I asked him if there was an O2 shop nearby so that I could compare insurance myself (I knew there was), he said no. Lie #3. He also said all O2 shops would be sold out, again he had no way of knowing this for sure.
He then told me I needed to give him my bank details so that he could run a credit check when there is absolutely no need for him to do this as it is done entirely by O2 and Apple via iTunes. I was told by him that O2 cross-check what I enter when I activate the iPhone with what he enters whilst I am purchasing the phone - lie #4. I eventually gave in but then found out he was doing it so that he could charge me for the insurance. He then told me "Because it's an iPhone, the insurance is mandatory"- lie #5. He then told me I would not be able to get insurance from anywhere else after buyng it - lie #6. He told me that if I bought the iPhone from Apple directly that they would force me to buy the extended warranty - lie #7. After telling him I'd walk out if he didn't stop harassing me over the insurance he eventually gave in and tried putting the payment through for just the phone... their systems crashed. I waited for another 30 minutes whilst he promised that he was doing everything he could to bring the system back online, but after being in the store for 1.5 to 2 hours, enough was enough. I asked for my card back and told him to tear up all of the paperwork that I had signed. I then drove the 5 minutes to the O2 store that didn't exist and was in and out of the store within 10 minutes, new iPhone in hand, 5.83 GBP per month better off and no hassle of "cross-checking" my bank details - all I did was pay for the phone with a credit card, nothing more.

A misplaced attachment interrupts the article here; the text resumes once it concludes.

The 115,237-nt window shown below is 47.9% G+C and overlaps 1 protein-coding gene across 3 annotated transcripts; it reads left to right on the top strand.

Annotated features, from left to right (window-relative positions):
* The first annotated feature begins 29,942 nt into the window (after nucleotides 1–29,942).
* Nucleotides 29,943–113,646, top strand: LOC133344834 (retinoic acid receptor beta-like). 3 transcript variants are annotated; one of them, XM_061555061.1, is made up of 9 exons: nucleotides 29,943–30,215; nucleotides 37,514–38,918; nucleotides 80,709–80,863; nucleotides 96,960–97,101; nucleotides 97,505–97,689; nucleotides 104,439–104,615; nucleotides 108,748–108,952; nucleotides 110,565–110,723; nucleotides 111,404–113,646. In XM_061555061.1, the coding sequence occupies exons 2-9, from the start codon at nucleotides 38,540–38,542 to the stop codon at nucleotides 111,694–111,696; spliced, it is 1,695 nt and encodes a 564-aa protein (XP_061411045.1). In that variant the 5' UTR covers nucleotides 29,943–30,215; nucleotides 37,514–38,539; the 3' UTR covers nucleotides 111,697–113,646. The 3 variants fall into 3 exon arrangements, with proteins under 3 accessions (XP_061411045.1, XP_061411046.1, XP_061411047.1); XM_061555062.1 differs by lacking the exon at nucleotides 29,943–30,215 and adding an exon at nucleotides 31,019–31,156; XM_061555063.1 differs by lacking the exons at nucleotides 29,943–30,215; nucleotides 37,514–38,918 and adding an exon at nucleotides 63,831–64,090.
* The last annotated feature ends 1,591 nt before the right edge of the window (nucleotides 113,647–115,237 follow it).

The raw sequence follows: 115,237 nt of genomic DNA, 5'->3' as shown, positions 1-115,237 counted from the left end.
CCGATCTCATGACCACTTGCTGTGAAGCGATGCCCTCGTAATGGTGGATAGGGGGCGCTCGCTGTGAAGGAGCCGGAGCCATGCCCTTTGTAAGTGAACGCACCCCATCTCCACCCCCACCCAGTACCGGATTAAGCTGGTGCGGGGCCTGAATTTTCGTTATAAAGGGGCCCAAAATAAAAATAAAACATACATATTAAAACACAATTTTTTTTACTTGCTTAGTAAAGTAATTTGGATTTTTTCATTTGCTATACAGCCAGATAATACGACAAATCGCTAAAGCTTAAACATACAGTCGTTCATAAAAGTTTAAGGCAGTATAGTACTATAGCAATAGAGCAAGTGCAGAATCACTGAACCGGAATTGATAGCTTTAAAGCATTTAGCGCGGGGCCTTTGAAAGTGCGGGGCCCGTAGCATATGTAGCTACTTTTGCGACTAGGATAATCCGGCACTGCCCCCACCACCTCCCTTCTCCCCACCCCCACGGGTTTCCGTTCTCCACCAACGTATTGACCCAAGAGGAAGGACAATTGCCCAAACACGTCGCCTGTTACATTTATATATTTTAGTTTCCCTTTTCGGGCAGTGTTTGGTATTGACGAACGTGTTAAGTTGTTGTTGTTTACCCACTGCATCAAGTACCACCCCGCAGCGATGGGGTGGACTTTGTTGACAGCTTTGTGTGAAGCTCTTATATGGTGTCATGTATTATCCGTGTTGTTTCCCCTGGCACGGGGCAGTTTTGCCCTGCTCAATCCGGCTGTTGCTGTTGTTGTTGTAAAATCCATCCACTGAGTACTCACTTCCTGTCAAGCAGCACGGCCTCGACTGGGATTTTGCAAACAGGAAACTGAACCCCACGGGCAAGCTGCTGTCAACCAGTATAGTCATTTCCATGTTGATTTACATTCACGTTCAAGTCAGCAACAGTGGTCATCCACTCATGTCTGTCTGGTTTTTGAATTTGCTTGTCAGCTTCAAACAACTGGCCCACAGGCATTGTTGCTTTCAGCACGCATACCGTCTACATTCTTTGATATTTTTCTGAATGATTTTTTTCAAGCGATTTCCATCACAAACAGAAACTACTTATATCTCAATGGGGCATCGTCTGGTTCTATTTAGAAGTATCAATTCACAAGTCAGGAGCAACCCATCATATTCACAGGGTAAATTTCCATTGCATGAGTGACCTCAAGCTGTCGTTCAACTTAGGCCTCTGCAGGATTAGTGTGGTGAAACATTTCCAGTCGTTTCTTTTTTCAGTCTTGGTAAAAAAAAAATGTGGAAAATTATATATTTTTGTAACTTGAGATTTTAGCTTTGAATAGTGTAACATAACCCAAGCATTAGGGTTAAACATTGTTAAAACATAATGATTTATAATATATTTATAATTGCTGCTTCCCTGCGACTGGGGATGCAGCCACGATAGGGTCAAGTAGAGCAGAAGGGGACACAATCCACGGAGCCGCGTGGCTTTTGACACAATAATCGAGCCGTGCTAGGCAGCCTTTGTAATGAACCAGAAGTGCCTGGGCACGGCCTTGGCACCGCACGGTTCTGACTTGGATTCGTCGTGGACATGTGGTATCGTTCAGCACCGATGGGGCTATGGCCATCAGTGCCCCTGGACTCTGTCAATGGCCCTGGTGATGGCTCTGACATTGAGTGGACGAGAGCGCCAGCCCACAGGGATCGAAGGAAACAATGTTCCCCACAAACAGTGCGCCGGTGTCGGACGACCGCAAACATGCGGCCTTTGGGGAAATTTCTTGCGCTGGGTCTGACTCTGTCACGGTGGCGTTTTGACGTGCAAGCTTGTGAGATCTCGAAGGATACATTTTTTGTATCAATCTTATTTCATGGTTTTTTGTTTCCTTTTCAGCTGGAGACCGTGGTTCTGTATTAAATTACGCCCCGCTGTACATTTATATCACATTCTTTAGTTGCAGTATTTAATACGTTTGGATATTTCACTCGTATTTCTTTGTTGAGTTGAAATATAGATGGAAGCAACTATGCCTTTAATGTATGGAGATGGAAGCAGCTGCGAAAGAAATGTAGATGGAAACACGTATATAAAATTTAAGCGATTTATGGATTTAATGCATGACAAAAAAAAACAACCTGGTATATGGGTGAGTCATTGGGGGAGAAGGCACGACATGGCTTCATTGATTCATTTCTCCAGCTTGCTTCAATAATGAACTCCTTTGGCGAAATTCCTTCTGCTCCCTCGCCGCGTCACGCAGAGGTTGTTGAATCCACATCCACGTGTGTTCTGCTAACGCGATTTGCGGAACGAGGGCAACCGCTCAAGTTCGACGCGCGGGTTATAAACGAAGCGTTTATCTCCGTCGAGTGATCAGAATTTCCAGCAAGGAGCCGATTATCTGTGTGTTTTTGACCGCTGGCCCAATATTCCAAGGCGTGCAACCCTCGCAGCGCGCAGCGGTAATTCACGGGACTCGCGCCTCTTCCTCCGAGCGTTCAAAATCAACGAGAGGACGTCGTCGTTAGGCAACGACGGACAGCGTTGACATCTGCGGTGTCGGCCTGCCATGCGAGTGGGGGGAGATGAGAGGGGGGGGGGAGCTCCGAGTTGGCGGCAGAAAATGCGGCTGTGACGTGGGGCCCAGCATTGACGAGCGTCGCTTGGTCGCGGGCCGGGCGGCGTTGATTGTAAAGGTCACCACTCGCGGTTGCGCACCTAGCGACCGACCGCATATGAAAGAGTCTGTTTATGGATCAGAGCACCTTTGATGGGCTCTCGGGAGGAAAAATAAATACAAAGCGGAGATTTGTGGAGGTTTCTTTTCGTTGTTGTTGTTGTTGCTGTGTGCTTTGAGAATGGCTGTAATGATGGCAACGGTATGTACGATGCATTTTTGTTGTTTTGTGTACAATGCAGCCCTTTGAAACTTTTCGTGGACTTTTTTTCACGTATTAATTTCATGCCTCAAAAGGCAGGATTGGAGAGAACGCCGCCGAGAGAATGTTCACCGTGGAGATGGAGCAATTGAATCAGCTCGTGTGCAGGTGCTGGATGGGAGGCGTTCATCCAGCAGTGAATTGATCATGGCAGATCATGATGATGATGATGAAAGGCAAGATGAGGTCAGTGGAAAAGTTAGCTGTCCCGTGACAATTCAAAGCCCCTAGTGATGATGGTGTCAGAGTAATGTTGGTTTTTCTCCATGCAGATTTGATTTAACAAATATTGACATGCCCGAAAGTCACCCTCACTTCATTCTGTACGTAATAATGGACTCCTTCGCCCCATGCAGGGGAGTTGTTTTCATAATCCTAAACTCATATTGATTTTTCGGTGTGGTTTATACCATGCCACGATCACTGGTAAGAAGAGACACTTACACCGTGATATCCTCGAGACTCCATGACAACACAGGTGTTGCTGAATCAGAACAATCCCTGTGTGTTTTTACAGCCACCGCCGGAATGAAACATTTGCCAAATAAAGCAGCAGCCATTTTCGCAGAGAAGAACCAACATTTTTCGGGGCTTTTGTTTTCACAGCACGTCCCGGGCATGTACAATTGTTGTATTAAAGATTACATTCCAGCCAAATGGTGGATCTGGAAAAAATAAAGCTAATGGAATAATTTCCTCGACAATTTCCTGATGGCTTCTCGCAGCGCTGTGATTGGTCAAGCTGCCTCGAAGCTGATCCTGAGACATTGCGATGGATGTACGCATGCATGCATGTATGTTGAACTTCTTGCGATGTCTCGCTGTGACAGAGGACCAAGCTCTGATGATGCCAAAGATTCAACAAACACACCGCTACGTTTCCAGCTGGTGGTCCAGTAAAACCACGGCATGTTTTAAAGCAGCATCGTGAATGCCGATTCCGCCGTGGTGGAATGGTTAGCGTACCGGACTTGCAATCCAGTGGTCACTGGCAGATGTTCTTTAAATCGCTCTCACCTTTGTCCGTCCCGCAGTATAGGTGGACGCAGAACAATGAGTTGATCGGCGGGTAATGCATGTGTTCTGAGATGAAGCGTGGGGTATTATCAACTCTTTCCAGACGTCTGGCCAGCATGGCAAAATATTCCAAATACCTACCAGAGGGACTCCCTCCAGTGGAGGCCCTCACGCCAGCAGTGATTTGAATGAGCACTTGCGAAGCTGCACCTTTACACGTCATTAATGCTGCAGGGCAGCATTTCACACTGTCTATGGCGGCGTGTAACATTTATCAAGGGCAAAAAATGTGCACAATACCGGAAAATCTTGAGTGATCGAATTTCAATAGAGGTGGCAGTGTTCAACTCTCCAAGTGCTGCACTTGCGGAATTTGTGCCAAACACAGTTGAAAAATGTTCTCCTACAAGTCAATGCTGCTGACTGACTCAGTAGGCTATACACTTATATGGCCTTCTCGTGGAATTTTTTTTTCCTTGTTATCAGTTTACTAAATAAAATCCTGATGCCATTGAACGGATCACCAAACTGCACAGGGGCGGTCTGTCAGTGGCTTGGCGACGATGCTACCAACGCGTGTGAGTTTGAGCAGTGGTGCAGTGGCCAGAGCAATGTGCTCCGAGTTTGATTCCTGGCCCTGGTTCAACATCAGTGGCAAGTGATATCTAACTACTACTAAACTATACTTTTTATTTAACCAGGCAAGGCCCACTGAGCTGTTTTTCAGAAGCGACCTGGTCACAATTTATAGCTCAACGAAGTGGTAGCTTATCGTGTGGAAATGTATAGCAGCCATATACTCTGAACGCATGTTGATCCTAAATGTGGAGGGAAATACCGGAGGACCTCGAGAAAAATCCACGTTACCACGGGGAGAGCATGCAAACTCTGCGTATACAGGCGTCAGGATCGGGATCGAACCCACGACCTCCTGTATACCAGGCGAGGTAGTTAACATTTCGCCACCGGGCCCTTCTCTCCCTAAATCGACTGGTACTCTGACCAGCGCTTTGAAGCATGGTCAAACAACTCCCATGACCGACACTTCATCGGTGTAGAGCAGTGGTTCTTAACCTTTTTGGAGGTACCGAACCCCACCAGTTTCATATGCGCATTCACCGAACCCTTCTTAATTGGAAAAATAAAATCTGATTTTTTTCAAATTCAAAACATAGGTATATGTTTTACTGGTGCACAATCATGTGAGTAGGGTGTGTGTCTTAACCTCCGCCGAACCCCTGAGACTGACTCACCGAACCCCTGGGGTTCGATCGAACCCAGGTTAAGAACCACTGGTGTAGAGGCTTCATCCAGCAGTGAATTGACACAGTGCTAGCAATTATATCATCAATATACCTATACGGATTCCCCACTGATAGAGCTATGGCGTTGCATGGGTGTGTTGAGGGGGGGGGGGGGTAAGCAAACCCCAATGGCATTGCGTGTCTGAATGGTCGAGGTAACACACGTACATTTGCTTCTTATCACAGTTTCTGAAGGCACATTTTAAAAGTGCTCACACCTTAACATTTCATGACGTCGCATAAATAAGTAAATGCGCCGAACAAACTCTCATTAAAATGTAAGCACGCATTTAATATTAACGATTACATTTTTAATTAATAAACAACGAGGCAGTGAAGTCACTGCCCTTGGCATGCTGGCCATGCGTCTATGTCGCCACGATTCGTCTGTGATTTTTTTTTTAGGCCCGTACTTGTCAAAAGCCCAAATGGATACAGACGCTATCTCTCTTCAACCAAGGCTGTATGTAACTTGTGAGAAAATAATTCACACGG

Apparently I'm not the only person this has happened to, see here
or just Google it
Lesson: Never shop at The Carphone Warehouse.
I've forwarded this complaint to the BBC Watchdog
. If anyone else has had a similar experience, I strongly urge you to do the same!
| ShALLaX on November 15 2007 20:16:37